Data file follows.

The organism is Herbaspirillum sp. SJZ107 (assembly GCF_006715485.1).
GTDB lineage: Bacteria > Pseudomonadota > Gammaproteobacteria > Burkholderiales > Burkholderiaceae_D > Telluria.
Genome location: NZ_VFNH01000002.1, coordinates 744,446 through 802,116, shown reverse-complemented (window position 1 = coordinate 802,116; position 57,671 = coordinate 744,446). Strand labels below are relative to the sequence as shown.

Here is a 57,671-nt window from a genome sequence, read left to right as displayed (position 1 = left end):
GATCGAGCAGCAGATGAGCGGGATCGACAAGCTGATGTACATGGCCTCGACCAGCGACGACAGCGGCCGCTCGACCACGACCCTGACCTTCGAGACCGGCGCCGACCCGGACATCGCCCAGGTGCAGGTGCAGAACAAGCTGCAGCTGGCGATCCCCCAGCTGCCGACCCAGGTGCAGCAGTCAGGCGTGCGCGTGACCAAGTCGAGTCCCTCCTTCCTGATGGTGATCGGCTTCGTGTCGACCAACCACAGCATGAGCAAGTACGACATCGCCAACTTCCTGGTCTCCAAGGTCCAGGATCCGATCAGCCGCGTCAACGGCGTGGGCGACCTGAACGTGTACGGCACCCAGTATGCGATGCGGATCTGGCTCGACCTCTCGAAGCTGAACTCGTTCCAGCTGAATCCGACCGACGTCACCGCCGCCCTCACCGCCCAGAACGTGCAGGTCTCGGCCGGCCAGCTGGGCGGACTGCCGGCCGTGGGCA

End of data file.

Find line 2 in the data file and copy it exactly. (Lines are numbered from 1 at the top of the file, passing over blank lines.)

GTDB lineage: Bacteria > Pseudomonadota > Gammaproteobacteria > Burkholderiales > Burkholderiaceae_D > Telluria.